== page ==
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JOBS Act means for new entrepreneurs and new investors

JOBS Act Means for New Entrepreneurs
JOBS Act Means for New Entrepreneurs
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In short form, the JOBS Act (JumpStart Our Business Start-ups Act) is a way for start-up companies and the regular person to become micro investors. With 2014 already into play, how will recent developments effect market trends and business developments? The JOBS Act was developed in effort to boost the economy and give start-ups that extra motivation and easier access to acquire capital. New ventures now have access to a variety of means to jump start their business.

The Act was passed in Congress and signed into law by President Obama in April 2012. With those of modest means in mind the act was designed to motivate small businesses and start-up funding by easing the hurdles associated with the various federal regulations. Giving new businesses access to accept small contributions from private individuals-better known as “crowd-funding”-without making a public offer initially.
Each title within the JOBS Act has a purpose. Here is a breakdown of the provisions and what they mean:

Title I— Reopening American Capital Markets to Emerging Growth Companies
Title I (IPO On-Ramp) — created a category of company referred to as the “Emerging Growth Companies.” This is described to be a company with less than $1 billion in revenue. This type of company would benefit with more lenient regulations by the SEC than many other public companies for up to five years. This allows smaller companies to go public sooner. This in theory would lead to the faster creation of jobs.

Title II — Access to Capital for Job Creators

A couple of distinct changes were made to the law related to private placements. A provision is now in place instructing the SEC to revise and to remove the general solicitation prohibition from the rules. This is applicable to offers made under Rule 506. The second change we see is the exemption from broker and dealer registration which pertains to certain online platforms. The online platforms provision became effective upon the passing of the JOBS Act. Entrepreneurs can now solicit to the public to reach their investors.

Title III—Crowd-funding

The most well-known of all the provisions in the JOBS Act, crowd-funding creates an exemption from securities laws applied to only certain offerings made online. On October 23, 2013, the SEC proposed new ruling, which would allow non-accredited investors to participate in equity crowd-funding. Approval of new rulings are expected in May 2014.

Title IV— Small Company Capital Formation

Increases the amount of capital that can be earned. These figures changed from $5 million to $50 million. These modifications were proposed by the SEC on December 18, 2013 and are known as the “small offering exemption”. This would allow smaller companies to raise capital without SEC registration and increase capital access.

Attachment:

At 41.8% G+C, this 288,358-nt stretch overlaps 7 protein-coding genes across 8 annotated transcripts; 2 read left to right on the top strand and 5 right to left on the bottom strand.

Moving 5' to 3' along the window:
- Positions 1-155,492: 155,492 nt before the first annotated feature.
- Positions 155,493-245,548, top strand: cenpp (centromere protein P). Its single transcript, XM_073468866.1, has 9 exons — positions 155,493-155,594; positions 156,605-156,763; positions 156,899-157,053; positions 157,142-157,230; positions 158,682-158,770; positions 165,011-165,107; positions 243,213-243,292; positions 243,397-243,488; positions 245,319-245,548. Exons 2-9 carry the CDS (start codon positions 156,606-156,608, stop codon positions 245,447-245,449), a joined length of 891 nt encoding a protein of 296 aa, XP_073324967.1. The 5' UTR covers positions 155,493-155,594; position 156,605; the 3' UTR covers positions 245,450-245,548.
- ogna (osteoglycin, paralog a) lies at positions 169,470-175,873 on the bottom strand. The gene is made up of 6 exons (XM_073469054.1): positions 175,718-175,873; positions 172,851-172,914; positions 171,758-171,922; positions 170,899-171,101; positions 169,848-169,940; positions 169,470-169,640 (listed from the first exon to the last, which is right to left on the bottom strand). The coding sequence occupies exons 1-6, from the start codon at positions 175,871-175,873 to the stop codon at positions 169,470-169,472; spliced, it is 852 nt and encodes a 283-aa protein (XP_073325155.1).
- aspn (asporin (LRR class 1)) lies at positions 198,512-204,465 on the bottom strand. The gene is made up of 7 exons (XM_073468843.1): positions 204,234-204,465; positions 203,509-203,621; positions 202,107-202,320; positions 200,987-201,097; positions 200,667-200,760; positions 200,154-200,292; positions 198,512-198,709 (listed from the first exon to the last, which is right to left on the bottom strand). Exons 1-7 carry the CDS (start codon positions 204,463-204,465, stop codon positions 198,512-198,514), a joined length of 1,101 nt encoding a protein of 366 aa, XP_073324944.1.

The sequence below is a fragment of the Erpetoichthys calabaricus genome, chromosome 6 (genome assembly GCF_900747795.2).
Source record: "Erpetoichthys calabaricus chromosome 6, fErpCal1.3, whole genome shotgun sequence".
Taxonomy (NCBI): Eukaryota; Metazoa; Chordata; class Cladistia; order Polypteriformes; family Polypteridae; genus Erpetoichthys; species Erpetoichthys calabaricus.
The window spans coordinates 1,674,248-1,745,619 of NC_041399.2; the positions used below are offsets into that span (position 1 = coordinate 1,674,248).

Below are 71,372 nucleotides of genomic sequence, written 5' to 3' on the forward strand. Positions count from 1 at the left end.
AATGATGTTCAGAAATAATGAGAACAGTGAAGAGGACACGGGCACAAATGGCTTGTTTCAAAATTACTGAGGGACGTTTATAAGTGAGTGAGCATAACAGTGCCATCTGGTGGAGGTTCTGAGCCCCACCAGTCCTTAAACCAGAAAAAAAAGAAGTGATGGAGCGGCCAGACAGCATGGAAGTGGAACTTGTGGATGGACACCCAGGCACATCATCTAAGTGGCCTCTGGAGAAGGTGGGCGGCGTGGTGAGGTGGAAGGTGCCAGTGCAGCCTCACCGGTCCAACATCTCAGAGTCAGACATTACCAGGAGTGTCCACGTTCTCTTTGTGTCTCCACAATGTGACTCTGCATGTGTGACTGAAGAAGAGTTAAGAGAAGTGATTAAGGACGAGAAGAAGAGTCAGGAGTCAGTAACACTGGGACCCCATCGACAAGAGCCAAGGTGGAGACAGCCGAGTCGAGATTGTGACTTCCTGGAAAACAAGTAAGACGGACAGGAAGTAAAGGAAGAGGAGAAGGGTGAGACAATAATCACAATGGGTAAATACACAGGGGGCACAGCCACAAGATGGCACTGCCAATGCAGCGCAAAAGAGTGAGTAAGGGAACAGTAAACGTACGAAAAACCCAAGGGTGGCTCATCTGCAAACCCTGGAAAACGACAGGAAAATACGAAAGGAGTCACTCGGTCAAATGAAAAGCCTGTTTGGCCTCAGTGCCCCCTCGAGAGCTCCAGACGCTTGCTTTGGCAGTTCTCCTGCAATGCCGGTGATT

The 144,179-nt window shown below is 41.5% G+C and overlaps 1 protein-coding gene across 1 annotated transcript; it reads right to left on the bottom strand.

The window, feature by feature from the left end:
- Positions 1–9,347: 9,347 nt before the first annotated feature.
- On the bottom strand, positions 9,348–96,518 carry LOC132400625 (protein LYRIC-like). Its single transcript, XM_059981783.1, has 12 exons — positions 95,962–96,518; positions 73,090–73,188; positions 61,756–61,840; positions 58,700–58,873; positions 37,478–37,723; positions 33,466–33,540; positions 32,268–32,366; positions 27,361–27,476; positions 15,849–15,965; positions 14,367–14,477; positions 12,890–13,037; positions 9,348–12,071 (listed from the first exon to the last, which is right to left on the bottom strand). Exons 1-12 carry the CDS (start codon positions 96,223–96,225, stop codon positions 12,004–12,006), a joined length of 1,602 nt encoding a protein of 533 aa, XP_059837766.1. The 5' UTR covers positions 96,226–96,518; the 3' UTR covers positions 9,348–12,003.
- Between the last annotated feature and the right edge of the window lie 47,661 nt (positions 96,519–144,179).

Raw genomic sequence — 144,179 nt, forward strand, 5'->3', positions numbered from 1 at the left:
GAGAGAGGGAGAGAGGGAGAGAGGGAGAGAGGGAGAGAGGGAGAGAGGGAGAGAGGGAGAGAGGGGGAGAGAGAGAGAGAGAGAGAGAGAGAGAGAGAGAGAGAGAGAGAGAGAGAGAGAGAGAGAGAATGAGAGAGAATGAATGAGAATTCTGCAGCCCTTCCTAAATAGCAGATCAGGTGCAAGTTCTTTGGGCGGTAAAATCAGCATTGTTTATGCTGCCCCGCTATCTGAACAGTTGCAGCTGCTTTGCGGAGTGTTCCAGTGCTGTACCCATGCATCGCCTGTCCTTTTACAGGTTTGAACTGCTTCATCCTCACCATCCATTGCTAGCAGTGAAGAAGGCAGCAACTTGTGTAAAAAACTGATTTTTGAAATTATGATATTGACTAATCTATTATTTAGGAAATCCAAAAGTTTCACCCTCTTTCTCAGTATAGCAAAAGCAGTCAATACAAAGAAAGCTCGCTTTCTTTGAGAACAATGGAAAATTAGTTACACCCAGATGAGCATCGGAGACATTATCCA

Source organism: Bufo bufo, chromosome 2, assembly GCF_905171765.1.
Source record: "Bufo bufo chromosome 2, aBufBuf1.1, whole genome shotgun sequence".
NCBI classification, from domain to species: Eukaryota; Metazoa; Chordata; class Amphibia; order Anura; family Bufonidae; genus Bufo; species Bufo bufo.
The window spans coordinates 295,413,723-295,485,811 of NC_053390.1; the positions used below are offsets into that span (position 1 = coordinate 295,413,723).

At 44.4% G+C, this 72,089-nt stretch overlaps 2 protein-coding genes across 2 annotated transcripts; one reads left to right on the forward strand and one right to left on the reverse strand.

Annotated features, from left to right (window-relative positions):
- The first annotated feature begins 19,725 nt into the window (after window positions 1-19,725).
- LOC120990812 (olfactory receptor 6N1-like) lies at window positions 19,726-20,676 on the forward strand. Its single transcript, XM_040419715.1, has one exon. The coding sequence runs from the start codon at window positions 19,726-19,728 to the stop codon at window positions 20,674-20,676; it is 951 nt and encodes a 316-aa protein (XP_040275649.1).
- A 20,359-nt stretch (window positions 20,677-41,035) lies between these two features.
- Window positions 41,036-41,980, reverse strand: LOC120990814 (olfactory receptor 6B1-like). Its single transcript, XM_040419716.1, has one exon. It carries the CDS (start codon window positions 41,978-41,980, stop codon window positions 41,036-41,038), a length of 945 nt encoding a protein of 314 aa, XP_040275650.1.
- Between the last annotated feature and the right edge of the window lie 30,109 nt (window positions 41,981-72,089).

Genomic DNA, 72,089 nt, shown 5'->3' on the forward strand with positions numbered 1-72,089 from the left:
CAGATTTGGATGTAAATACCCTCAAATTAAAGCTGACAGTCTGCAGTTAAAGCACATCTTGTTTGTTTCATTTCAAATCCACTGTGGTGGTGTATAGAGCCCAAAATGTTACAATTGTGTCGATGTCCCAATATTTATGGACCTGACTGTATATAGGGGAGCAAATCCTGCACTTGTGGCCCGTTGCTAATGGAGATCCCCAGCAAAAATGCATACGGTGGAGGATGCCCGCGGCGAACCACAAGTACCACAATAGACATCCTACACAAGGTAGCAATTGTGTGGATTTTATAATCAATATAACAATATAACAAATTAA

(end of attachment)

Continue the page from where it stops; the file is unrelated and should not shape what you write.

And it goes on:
Title V— Private Company Flexibility and Growth

Title V removes the obstacles encountered to capital for small business and raises the threshold for mandatory registration from 500 shareholders on record to 2,000. Shareholders who acquired shares through crowd-funding transactions or through employee compensation plans are excluded from these calculations. Those holders who purchased their securities through crowd-funding also not included.

Title VI- Capital Expansion

This particular title is expected to stimulate economic growth by granting banks or bank holding companies to register with the SEC once it a total assets of at least $10 billion has been reached, while also having at least 2,000 investors. Previously 500 investors was the limit. This bill allows banks to prorate more capital for the creation of loans, and minimize the cost of the SEC registration.

Titles V and VI of the JOBS Act are closely related in that they both pertain to when private companies must register their securities under the Securities Exchange Act of 1934. After a start up has gone through all the rounds of financing and provided equity compensation to a large number of employees, it places itself in a position where the number of shareholders it has triggers the requirement to register its securities and begin public reporting of the material information. Ultimately making it a public company.

Recent developments in the JOBS Act sphere:

December 18, 2013 SEC: Proposed regulations intended to optimize access to funds for smaller companies. This proposal built on top of Regulation A. The updated exemption would enable companies to offer and sell up to $50 million of securities within a 12-month period.

December 4, 2013 new compliance and disclosure interpretations were released by the SEC. Questions 260-14 through 260-27 were newly added under section 260.
October 23, 2013 SEC issued proposed rules under the JOBS Act to permit companies to offer and sell securities through crowd-funding.

October 4, 2013 Acceleration of Registration statements if there is a change in SEC’s operating status.

There are some questions concerning the SEC’s implementation, which causes reason for wary anticipation. Enforcement of material changes to the securities law must be done with care. There is no doubt the JOBS Act holds provisions that can provide 2014 start-ups and entrepreneurs a connection to capital they demand to create a fruitful job market.

Some of the provisions have yet to meet approval, such as crowd-funding. As these provisions come into effect the JOBS Act’s power of authority will start to have a greater impact on new businesses seeking capital to develop and maintain jobs in the coming year. Overall, the Act will change the business market and allow more development in that sector.

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